Monday, October 1, 2012

And now, for something completely different ... golf

While the Americans were melting down at Medina yesterday and losing, yet again, the cherished Ryder Cup, I was playing 18 holes with some buddies. I made a rare birdie, five pars and finished with an 87, all while knocking off two stogies (always light one on the first tee and another on the tenth). It was a perfectly enjoyable way to spend five hours (if you count the two beers and lunch afterward), except for the holes where my short game went AWOL.

I must say, I take a little perverse joy in watching American millionaires lose to the chippy Europeans every two years. Some of the younger guys are fun to watch (who wouldn't love a guy called "Bubba" who plays with a pink driver), but the somber, melodramatic Steve Stricker, the unlikable Tiger Woods and the haughty, uptight Davis Love III seem to have forgotten long ago the golf is ... a game. And a pretty silly one, at that.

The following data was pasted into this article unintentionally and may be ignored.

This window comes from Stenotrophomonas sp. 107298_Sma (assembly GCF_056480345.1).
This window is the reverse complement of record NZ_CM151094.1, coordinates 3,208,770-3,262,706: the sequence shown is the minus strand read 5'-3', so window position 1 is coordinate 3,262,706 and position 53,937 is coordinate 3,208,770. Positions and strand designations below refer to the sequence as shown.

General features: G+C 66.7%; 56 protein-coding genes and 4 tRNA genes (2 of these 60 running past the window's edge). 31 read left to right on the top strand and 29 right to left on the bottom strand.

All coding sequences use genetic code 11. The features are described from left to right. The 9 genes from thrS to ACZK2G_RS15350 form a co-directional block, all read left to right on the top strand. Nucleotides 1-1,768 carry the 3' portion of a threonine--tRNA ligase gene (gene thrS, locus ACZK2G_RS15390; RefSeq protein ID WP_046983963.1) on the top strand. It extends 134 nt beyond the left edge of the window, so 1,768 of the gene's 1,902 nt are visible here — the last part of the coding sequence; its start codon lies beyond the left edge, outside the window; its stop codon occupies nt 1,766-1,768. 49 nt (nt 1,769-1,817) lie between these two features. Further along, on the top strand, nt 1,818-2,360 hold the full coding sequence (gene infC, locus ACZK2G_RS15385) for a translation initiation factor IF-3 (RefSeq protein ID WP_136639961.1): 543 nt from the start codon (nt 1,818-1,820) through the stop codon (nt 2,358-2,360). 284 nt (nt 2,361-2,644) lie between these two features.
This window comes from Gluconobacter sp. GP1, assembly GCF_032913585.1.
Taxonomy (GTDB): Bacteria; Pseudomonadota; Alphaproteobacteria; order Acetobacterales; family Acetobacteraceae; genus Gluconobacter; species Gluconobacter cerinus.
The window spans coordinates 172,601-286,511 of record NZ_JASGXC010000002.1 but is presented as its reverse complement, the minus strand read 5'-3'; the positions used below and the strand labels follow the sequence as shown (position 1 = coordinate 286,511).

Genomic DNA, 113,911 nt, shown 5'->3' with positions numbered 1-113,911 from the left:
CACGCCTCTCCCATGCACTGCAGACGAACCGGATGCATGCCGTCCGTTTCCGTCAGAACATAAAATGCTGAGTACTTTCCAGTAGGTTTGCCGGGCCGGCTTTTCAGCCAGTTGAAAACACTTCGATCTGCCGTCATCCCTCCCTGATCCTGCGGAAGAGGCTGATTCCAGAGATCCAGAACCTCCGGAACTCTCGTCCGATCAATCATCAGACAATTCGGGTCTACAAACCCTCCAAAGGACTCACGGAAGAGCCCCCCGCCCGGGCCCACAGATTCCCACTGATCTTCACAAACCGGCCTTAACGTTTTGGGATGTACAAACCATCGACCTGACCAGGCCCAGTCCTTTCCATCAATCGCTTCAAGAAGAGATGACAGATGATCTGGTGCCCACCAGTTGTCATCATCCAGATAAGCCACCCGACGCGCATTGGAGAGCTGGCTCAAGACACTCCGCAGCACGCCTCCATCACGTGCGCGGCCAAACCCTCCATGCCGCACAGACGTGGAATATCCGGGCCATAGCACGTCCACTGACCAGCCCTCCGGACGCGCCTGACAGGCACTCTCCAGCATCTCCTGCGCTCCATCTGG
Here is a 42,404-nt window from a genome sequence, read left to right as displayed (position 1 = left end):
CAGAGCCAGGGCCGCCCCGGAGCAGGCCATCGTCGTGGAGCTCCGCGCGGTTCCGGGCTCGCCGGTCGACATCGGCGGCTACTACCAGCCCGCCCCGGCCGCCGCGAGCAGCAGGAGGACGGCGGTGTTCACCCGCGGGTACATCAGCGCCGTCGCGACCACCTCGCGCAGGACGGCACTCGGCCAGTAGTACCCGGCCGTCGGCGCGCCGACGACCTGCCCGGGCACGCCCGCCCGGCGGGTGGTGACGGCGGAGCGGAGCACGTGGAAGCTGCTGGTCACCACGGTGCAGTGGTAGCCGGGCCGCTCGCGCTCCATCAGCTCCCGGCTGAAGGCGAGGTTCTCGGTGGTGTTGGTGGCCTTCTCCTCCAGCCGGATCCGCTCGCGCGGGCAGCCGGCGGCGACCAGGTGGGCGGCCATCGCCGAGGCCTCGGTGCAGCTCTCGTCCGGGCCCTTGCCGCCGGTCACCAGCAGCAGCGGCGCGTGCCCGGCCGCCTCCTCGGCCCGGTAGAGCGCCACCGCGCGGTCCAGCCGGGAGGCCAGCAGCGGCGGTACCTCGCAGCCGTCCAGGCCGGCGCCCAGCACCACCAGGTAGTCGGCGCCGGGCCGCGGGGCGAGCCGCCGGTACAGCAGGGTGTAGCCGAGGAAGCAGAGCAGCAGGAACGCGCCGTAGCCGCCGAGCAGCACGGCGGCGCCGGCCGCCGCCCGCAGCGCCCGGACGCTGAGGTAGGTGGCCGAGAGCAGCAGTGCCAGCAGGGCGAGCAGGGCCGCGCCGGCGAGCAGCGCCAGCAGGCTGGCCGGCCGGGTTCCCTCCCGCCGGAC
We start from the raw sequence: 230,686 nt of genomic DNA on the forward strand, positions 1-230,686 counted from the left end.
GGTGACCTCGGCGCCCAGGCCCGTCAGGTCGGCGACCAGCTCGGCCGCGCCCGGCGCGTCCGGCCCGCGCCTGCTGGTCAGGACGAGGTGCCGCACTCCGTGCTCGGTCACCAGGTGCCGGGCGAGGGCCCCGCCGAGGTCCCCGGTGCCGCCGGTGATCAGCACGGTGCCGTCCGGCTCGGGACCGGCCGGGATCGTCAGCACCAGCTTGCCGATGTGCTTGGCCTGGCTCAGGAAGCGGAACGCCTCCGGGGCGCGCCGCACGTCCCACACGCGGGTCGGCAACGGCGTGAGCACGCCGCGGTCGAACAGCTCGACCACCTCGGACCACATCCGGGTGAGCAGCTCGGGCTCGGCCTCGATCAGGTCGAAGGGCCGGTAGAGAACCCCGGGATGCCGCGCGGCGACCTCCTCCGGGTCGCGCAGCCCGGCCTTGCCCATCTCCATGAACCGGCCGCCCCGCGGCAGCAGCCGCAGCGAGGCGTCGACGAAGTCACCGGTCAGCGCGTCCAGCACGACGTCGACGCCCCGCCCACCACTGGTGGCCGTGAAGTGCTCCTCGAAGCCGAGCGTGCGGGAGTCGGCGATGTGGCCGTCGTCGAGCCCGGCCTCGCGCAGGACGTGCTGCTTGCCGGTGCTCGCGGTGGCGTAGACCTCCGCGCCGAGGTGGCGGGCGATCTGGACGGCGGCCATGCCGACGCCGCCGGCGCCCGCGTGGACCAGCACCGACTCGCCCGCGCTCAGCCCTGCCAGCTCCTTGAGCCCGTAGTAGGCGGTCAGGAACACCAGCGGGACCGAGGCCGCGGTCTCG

The Euros have their share of insufferable nincompoops (lighten up, Ian Poulter), but they generally tend to be a more huggable, laid-back bunch. Perhaps that's why they almost always win in this format. Put some dough on the line and the Americans would clean their clocks.

The Euros aren't above lighting up a cigar during a round, and they certainly have celebrating down to a fine art. It's odd that a collection of guys from Ireland, the U.K. Spain, Germany and one of those Scandinavian countries seem tighter-knit than the Americans.

I nominate John Daly as the next American Ryder Cup captain. Now, that would be a fun match to watch.

I attended a Ryder Cup a decade ago -- another European trouncing of America in suburban Detroit -- and the highlight was having a brief interaction with Michael Jordan. At Medina, the constant chants of "USA! USA!" got both old and a little embarrassing. Give it a rest. (It's not nearly as bad as the idiots who always yell "in the hole" after every swing, but it's darn close.)

I reckon there's much second-guessing and gnashing of teeth in the American camp today, though I refuse to read any of it. It's a game. And a pretty silly one at that.

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